Non-fiction: 1066: The year of the Conquest by David Howarth. A good, crisp, readable account of a time when the English at least had the guts to resist invasion.
Fiction: Johannes V. Jensen’s Fire and Ice; the first volume of his trilogy, The Long Journey. Nobel Prize Laureate tells the story of how hominid apes became human and how the races of mankind diverged. Best recommendation is Wikipedia’s claim that Jensen’s “often dubious racial theories have damaged his reputation.”
Non-fiction: Robert R. Reilly’s The Closing of the Muslim Mind: How Intellectual Suicide Created the Modern Islamist Crisis. It’s not just terrorism. The rejection of any concept of a law-governed natural order, as well as of human reason, makes the Muslim view of the world difficult for Westerners even to imagine, but this book brings it home to the reader.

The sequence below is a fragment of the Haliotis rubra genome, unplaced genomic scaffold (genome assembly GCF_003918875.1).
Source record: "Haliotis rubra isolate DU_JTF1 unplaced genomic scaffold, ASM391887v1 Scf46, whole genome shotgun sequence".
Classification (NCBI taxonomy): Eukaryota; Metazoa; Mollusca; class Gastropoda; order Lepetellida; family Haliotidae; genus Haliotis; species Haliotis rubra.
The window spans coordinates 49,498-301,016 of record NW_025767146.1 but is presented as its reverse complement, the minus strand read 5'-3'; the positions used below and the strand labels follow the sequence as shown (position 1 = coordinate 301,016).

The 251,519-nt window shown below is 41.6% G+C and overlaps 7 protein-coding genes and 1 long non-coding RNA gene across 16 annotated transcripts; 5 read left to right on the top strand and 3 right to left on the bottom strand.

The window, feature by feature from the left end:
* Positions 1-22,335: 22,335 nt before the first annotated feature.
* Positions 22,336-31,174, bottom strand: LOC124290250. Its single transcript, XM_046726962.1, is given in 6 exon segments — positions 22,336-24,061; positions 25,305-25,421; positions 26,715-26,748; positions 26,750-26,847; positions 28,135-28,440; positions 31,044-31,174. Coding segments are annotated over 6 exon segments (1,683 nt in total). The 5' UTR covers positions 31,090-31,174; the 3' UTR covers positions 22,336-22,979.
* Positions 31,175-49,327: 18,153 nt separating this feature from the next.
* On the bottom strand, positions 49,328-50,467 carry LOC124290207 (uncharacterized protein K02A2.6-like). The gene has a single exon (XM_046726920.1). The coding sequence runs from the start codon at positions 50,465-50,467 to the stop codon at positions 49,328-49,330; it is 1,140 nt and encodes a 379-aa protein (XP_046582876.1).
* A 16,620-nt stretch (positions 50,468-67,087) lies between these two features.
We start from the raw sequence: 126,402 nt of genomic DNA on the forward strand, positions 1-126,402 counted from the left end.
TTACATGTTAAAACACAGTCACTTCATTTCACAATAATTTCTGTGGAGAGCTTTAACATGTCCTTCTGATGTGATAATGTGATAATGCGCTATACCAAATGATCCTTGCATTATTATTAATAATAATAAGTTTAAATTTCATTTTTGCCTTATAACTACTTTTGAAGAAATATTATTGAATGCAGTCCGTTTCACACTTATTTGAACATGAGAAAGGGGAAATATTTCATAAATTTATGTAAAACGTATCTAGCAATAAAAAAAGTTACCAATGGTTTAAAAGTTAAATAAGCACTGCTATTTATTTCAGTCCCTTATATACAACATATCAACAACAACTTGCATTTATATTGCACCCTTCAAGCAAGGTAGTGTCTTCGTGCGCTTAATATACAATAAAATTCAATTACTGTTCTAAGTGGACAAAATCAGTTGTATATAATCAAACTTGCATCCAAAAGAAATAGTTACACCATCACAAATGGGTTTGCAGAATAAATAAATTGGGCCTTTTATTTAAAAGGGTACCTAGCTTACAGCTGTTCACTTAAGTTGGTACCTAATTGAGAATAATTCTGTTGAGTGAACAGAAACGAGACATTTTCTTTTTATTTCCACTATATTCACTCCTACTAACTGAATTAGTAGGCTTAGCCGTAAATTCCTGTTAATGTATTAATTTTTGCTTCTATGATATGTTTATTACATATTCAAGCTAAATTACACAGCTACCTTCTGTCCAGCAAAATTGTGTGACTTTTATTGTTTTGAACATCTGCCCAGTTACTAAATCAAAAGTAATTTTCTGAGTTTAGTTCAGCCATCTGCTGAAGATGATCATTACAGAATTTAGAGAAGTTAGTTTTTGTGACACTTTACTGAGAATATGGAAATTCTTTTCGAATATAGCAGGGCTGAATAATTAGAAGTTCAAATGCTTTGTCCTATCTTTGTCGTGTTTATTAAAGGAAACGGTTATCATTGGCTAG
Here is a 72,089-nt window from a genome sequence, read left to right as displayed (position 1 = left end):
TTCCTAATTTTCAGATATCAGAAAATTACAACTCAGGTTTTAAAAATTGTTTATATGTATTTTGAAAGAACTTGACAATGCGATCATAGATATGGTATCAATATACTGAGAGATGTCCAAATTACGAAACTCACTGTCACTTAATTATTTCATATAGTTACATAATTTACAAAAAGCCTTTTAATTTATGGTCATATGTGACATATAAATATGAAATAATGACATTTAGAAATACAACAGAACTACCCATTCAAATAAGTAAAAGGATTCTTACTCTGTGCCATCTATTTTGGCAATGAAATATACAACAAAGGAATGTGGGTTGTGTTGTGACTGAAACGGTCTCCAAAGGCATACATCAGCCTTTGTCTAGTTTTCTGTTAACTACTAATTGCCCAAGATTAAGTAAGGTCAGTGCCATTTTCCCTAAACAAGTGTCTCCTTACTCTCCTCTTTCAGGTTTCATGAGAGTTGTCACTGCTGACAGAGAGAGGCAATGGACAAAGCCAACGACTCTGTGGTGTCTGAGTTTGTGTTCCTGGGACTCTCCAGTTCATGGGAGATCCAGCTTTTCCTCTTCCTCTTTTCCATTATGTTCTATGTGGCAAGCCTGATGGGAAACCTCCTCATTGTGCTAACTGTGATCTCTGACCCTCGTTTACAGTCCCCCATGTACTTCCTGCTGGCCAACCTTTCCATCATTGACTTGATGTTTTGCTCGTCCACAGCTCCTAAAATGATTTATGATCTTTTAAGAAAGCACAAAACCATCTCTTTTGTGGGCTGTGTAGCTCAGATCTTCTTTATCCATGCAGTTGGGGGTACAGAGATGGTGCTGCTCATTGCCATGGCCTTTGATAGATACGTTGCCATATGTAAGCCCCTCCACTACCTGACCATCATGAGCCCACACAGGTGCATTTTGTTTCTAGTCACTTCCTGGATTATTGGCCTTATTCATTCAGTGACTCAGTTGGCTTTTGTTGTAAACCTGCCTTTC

Fiction: George Orwell’s 1984: I’ve yet to read a more visceral portrayal of collective insanity!
Non-fiction: Marcus Aurelius’ Meditations: no better introduction to the ancient wisdom of our forefathers, to basic ethics, and to living the life of a man.
[Editor’s note: Not known for his loquaciousness, Mr. Hood provided titles with no explanation.]
Fiction: Confederacy of Dunces by John Kennedy Toole
Non-fiction: Leviathan and Its Enemies by Sam Francis
Fiction: The Brothers Karamazov (1880) by Fyodor Dostoyevsky. I know a man who learned German just so he could read Nietzsche in the original. If I had another life to live I would learn Russian so I could read The Brothers. This mighty philosophical novel is a study of faith, reason, and morality—and also a spellbinding murder mystery. It is one of the great achievements of our species.
Non-fiction: Forbidden Grounds: The Case Against Employment Discrimination Laws by Richard Epstein. In a 1992 review, I wrote that this book was “exhaustively researched, clearly written, persuasively argued, published by a prestige press, and likely to have virtually no influence.” I was right. It is an intellectual battering ram against every argument in favor of the Civil Rights Act of 1964, the Americans with Disabilities Act, the Age Discrimination in Employment Act, and every other law that forces us to hire and do business with people we’d rather avoid.